The original Pythagoras cup was designed around 500 BC to teach its users to drink in moderation. If liquid is filled into the cup above a specific height, it all completely funnels out of a hole in the bottom of the cup and onto the drinker’s lap. A three-dimensional radiographic exam of a modern Chinese Pythagoras cup was taken to reveal the simple structure of the cup that allows the siphoning mechanism to occur. Though design or object material changes across cultures and time, the functionality of the Pythagoras cup remains the same.
The cup has a neck at its center with an opening at its base. Inside of the neck, which is sealed off at the top, is an inner tube that is open at the top (within the neck) and the bottom (visibly seen on cup surface). As a user pours fluid into the cup, the fluid fills in the neck to the same height as the fluid in the open, visible area of the cup. When a portion of the fluid in the neck overflows and begins to pour down the inner tube by gravity, the remainder of the fluid in the entire cup follows the flow up through the neck and down the inner tube because of reduced pressure and an overall decrease in the gravitational potential energy of the system. The Pythagoras cup is really just a self-priming siphon.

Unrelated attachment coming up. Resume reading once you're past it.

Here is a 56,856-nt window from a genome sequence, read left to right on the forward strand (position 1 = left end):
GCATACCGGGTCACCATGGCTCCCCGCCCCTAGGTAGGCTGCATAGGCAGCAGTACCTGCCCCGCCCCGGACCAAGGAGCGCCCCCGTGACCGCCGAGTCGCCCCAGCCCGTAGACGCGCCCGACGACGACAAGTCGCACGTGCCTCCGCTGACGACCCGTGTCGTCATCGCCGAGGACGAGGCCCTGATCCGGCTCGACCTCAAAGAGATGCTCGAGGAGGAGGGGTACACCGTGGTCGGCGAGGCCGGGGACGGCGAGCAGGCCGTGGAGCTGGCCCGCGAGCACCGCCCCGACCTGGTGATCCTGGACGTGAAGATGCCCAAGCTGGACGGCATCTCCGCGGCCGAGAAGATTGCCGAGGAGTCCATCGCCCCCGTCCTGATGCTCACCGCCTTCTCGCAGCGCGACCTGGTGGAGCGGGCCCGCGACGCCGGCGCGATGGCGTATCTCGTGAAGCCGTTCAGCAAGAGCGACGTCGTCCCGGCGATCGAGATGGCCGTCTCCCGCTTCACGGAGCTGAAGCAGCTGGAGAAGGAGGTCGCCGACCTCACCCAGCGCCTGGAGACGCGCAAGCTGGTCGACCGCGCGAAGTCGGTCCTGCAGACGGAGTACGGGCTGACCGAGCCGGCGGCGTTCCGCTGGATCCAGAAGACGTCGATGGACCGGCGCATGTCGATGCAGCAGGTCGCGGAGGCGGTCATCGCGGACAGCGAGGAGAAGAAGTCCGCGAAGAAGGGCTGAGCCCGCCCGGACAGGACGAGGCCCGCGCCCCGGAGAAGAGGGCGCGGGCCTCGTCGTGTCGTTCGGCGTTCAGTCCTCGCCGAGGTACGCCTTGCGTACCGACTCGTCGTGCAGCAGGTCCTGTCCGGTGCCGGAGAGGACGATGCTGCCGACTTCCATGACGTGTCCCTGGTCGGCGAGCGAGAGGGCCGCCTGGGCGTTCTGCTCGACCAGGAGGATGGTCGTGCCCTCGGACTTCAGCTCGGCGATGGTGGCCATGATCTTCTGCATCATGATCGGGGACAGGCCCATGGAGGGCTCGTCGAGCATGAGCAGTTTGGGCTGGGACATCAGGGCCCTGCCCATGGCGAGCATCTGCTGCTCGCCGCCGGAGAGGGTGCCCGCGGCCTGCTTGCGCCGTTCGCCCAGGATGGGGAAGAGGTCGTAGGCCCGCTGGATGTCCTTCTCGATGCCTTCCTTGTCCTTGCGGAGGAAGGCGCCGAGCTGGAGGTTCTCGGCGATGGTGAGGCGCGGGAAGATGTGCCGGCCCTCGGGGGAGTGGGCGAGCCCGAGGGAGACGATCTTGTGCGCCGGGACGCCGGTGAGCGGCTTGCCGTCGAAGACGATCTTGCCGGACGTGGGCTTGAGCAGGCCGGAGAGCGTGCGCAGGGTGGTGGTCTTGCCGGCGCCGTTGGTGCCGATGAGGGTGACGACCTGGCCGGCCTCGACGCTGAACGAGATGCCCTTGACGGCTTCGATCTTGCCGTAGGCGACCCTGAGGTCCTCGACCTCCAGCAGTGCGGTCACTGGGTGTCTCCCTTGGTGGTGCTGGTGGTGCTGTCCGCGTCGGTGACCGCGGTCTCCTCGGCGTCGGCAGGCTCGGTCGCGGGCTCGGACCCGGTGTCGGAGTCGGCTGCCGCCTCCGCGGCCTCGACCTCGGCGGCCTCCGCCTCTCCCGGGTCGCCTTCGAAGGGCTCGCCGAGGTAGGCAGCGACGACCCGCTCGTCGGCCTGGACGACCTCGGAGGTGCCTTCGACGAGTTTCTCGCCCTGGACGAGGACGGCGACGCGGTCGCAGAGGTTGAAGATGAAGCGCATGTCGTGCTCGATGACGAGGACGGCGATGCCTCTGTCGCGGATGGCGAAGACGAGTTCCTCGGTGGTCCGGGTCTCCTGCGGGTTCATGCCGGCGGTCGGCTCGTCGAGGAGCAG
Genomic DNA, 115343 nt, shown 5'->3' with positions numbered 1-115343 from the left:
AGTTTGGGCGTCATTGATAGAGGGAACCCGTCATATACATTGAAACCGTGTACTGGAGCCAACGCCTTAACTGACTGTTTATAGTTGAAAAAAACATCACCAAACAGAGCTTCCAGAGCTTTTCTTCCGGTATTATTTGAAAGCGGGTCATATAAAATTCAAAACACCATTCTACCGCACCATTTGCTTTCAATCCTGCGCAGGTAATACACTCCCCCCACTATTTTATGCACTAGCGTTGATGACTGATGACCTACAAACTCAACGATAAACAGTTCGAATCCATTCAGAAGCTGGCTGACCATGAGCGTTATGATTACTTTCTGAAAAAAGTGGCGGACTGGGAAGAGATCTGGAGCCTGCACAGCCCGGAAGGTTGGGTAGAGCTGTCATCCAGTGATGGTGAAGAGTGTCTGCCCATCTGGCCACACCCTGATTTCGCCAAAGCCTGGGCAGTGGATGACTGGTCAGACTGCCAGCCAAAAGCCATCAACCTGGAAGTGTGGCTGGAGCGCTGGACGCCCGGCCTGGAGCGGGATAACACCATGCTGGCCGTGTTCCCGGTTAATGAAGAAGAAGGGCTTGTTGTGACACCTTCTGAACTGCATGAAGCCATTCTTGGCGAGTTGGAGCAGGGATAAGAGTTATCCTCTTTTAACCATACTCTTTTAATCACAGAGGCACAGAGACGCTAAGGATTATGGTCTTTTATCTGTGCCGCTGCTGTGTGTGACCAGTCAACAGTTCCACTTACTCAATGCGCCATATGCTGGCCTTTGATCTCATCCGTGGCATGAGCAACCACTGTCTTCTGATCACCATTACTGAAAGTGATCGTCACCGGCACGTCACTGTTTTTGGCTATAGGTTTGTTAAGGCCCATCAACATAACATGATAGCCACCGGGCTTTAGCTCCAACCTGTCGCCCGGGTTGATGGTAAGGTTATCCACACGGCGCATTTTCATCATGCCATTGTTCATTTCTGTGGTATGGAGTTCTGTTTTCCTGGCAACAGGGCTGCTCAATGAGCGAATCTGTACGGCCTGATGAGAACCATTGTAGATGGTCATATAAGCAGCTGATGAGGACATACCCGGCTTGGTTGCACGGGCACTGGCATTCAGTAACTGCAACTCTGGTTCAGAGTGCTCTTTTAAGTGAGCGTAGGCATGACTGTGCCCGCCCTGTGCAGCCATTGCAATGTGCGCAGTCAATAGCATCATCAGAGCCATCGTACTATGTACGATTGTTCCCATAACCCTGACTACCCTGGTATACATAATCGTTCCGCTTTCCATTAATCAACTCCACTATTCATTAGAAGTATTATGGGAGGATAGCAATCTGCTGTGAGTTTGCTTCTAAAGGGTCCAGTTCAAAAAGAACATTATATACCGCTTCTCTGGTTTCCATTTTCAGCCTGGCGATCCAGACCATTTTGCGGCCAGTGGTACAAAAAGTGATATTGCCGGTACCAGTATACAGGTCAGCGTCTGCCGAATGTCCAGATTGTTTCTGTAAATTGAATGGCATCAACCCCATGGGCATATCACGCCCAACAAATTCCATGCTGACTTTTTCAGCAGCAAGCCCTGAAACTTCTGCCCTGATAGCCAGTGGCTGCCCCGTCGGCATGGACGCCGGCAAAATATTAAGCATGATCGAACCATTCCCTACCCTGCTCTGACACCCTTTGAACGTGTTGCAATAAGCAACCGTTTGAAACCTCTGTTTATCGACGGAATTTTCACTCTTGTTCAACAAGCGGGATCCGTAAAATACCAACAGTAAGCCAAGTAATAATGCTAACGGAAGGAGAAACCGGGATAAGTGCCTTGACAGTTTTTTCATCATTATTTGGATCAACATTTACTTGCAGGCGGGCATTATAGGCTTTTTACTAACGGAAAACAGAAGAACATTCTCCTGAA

The three-dimensional exam reveals that the inner tube is at a height of approximately 1.20 inches from the bottom layer of the cup. It affirms that the dragon’s head is sealed off from the neck and demonstrates the effectiveness of the Digitome software in accurately measuring object parts and picking up on fine details like the horns of the dragon or the opening in the back of its neck. This video shows a scan upward through the object—Digitome can produce a “stack” of images for an object, and the user can export the stack to commercial software that can then produce a 3-dimensional surface view, as displayed at the end of the video.